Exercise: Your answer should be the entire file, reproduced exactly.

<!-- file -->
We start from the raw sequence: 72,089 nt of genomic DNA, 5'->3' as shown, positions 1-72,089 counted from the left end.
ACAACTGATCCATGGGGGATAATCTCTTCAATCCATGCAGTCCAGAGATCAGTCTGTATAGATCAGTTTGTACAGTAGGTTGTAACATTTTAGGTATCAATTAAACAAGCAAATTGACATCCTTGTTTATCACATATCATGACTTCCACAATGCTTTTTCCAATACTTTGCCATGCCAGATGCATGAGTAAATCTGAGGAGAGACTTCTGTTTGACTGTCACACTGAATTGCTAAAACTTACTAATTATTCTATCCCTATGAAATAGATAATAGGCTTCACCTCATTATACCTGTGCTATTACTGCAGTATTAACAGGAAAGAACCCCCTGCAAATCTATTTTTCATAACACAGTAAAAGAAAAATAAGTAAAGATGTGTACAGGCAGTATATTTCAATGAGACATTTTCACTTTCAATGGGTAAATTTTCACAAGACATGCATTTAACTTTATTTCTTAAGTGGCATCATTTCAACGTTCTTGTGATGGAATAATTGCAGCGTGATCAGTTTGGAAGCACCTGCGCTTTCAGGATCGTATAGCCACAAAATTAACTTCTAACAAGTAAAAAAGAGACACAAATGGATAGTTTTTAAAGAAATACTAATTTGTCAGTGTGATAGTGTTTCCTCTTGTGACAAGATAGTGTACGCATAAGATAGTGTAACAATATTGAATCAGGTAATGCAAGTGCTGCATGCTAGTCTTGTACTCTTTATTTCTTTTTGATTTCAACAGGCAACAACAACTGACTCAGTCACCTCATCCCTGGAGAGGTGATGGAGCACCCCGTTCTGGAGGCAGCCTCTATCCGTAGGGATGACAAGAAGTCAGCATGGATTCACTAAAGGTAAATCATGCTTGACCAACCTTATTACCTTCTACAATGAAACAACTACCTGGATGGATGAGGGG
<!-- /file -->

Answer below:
We start from the raw sequence: 72,089 nt of genomic DNA, 5'->3' as shown, positions 1-72,089 counted from the left end.
ACAACTGATCCATGGGGGATAATCTCTTCAATCCATGCAGTCCAGAGATCAGTCTGTATAGATCAGTTTGTACAGTAGGTTGTAACATTTTAGGTATCAATTAAACAAGCAAATTGACATCCTTGTTTATCACATATCATGACTTCCACAATGCTTTTTCCAATACTTTGCCATGCCAGATGCATGAGTAAATCTGAGGAGAGACTTCTGTTTGACTGTCACACTGAATTGCTAAAACTTACTAATTATTCTATCCCTATGAAATAGATAATAGGCTTCACCTCATTATACCTGTGCTATTACTGCAGTATTAACAGGAAAGAACCCCCTGCAAATCTATTTTTCATAACACAGTAAAAGAAAAATAAGTAAAGATGTGTACAGGCAGTATATTTCAATGAGACATTTTCACTTTCAATGGGTAAATTTTCACAAGACATGCATTTAACTTTATTTCTTAAGTGGCATCATTTCAACGTTCTTGTGATGGAATAATTGCAGCGTGATCAGTTTGGAAGCACCTGCGCTTTCAGGATCGTATAGCCACAAAATTAACTTCTAACAAGTAAAAAAGAGACACAAATGGATAGTTTTTAAAGAAATACTAATTTGTCAGTGTGATAGTGTTTCCTCTTGTGACAAGATAGTGTACGCATAAGATAGTGTAACAATATTGAATCAGGTAATGCAAGTGCTGCATGCTAGTCTTGTACTCTTTATTTCTTTTTGATTTCAACAGGCAACAACAACTGACTCAGTCACCTCATCCCTGGAGAGGTGATGGAGCACCCCGTTCTGGAGGCAGCCTCTATCCGTAGGGATGACAAGAAGTCAGCATGGATTCACTAAAGGTAAATCATGCTTGACCAACCTTATTACCTTCTACAATGAAACAACTACCTGGATGGATGAGGGG